Direct mail captures attention, but what do you do with that attention? Countless things can go wrong with a direct mail campaign. Poorly planned or delivered direct marketing tactics can offend potential and existing members. Before you plan your next campaign, see that you are not making any mistakes that can not only cost you money but also result in alienating your direct mail recipients. Believe it or not, bad direct mail is incredibly common. Let’s look at a few tips to help you avoid alienating members during your next campaign.
Tips to Avoid Alienating Members
You want to personalize your mailers as much as possible, but you also want to avoid crossing any lines. Showing yourself in a negative light creates an adverse reaction from some people. Here are a few factors you should avoid during your next marketing campaign.
Sending to the Wrong Address
Several things can go wrong with your data. You may have old, outdated information and choose the wrong people to get the wrong offer. This can cause problems with personalization and have you sending mail to people who are no longer interested, who never were interested, or who are no longer at that address. Shipping to the wrong address is a wasted opportunity for your direct mail goals. Reviewing your data before each campaign ensures you have the most up-to-date information, including your members’ addresses.
Using Heavy Political or Divisive Language
Your members may share similar goals surrounding your organization and its mission, but you should never assume a person’s political affiliation. You risk alienating specific members when you assume their political affiliation. Instead of discussing politics or using divisive language, focus on your mission and your current call to action. Then you can avoid alienating people who may support a different political party than your general membership. You want your membership base to focus on your mission instead of building a political divide.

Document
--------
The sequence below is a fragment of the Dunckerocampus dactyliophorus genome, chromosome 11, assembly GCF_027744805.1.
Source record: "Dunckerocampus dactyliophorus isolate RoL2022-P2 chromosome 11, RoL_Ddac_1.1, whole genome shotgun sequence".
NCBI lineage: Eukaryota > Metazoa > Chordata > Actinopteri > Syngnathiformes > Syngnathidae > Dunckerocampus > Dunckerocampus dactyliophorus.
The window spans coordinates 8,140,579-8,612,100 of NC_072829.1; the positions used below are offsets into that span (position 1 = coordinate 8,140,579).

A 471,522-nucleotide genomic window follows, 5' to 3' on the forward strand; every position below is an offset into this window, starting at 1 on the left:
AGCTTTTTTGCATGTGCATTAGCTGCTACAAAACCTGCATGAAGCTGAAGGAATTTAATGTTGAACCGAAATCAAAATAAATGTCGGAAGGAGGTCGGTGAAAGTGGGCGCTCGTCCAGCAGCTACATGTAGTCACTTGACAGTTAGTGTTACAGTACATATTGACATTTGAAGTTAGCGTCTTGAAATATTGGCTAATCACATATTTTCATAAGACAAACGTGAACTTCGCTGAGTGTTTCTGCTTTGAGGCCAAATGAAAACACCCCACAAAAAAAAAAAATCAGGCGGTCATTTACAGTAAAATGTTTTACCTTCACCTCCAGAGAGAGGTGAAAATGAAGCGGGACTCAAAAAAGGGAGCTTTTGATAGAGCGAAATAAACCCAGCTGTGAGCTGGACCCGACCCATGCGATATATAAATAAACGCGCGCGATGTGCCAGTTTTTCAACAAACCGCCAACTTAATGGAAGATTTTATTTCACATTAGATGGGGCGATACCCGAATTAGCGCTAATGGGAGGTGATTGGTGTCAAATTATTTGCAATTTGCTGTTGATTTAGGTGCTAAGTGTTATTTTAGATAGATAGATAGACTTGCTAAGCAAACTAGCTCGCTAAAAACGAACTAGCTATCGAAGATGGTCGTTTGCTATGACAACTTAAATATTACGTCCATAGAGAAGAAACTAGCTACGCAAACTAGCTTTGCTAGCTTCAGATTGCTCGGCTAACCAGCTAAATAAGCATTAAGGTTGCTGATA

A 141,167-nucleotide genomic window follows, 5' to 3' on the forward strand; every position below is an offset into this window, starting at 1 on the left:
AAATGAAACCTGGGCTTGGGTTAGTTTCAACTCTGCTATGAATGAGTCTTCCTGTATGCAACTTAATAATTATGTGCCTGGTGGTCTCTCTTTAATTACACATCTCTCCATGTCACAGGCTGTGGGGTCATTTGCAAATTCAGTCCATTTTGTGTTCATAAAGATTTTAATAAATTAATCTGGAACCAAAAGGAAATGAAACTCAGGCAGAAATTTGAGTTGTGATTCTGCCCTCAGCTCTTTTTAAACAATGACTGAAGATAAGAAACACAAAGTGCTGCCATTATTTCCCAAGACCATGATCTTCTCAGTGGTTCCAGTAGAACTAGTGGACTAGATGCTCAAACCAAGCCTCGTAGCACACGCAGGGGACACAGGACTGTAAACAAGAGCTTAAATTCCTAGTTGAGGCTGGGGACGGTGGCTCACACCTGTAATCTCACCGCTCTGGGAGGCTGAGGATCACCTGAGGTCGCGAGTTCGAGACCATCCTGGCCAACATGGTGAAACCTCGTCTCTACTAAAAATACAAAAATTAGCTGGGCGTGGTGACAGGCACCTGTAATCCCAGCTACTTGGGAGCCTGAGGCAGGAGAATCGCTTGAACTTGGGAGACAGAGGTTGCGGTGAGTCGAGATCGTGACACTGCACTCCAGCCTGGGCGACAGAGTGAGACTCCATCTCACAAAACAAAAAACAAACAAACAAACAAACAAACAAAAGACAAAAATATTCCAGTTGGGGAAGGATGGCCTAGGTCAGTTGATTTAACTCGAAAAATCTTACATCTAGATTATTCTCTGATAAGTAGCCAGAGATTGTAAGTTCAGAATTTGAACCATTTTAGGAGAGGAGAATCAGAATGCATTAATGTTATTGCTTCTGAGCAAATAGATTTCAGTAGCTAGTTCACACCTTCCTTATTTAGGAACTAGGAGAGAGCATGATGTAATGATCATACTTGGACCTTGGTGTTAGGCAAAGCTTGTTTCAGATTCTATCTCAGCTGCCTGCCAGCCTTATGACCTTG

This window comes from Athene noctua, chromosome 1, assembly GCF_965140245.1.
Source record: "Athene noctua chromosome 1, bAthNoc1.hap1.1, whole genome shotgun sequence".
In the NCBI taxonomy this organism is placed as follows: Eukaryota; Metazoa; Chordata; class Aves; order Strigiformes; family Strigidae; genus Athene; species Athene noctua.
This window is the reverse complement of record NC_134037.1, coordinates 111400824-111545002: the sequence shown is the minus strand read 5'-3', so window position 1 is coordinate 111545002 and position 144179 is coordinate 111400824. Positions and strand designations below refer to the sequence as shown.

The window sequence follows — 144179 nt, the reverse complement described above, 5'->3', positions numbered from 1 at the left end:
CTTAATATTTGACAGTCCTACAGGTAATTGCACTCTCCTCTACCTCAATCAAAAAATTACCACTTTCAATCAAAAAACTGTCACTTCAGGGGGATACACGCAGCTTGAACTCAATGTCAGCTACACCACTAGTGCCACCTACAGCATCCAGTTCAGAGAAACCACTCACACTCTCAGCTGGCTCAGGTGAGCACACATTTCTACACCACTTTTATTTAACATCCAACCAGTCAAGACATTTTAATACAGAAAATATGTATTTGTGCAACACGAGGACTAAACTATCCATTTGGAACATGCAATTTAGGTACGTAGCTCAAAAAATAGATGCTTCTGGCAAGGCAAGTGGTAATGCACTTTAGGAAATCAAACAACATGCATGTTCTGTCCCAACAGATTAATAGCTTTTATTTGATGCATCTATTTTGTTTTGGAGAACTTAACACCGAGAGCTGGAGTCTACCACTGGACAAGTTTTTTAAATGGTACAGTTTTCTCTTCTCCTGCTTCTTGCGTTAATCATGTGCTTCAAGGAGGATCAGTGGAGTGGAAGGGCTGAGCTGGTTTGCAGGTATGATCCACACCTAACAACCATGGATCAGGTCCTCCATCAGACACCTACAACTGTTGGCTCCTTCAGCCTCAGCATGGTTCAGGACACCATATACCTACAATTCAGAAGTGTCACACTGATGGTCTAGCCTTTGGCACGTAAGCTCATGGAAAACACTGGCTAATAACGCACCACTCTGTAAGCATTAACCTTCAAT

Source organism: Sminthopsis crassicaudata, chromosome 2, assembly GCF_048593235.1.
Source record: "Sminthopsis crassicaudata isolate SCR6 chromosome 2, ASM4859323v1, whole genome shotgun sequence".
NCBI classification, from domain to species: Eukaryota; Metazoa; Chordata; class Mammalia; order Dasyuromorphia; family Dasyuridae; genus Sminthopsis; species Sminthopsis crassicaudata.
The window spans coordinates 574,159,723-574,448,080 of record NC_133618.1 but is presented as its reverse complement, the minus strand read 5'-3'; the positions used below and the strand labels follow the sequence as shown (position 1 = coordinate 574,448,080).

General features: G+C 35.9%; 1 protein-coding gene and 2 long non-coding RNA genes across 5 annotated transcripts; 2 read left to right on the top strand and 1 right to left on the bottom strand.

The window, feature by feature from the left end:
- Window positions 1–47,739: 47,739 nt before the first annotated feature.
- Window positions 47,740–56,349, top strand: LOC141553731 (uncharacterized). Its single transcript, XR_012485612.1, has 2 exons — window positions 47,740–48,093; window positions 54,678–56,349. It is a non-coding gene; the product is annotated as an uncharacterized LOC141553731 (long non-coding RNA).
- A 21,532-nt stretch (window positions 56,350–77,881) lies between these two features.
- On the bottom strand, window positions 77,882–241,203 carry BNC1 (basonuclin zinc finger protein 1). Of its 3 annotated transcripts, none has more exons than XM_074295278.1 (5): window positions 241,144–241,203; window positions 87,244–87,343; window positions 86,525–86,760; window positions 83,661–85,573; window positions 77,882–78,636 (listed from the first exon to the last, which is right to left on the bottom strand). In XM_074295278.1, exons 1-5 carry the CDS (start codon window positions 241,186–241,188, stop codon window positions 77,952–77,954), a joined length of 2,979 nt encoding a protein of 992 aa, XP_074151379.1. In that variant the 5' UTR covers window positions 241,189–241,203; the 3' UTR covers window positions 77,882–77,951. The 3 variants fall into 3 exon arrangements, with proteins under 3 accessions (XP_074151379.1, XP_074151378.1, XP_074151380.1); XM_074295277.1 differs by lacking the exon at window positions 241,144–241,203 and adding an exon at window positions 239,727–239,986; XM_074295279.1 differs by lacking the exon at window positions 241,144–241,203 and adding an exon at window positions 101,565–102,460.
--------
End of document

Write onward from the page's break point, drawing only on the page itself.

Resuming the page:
Using Potentially Offensive Language
Too many words or the wrong words can result in your mailer tossed in the trash. Avoid using potentially offensive language. To many people, swearing is a moral concern. In direct mail, swearing isn’t appropriate or effective. Swearing is taboo, and it’s best to avoid swearing in direct mail because you don’t want to risk offending anyone. The power of words and the boundaries of your brand are essential to remember during each direct mail project. Having others proofreader your mailer before sending them out is an excellent way of ensuring nothing printed comes off as offensive.
The provided tips are not a complete list of how you can alienate a recipient with direct mail, but it gives you a comprehensive look at several areas where things commonly go wrong. Sometimes, knowing what not to do is the best place to be when starting to plan a direct mail campaign. Quote often, the best way to stop mistakes is to allow enough time for the creative and production processes. It’s also a good idea to have someone from outside your organization look over your final concept to make sure that person understands your offer and that it’s appealing.
Beneficial Personalization Techniques
People tend to respond positively to their name, birthday, and other personal information. Using variable data printing, you can print your direct mail pieces, so they are personalized to your members. You can include your member’s name, birthday, or anniversary. You can change pictures or graphics based on a member’s age or demographics. If you have the data, almost anything is possible with personalization. Just remember to avoid negatively alienating members.
Valtim Can Help You Avoid Alienating Members
Using a professional for your next direct mail campaign is an excellent way to ensure you don’t alienate any prospects or members. Valtim can help you make the right decisions for your organization and its call to action. We can look over your project every step of the way and make sure your message won’t offend anyone. With adequate project building and proofreading, you can avoid alienating recipients in your next direct mail campaign.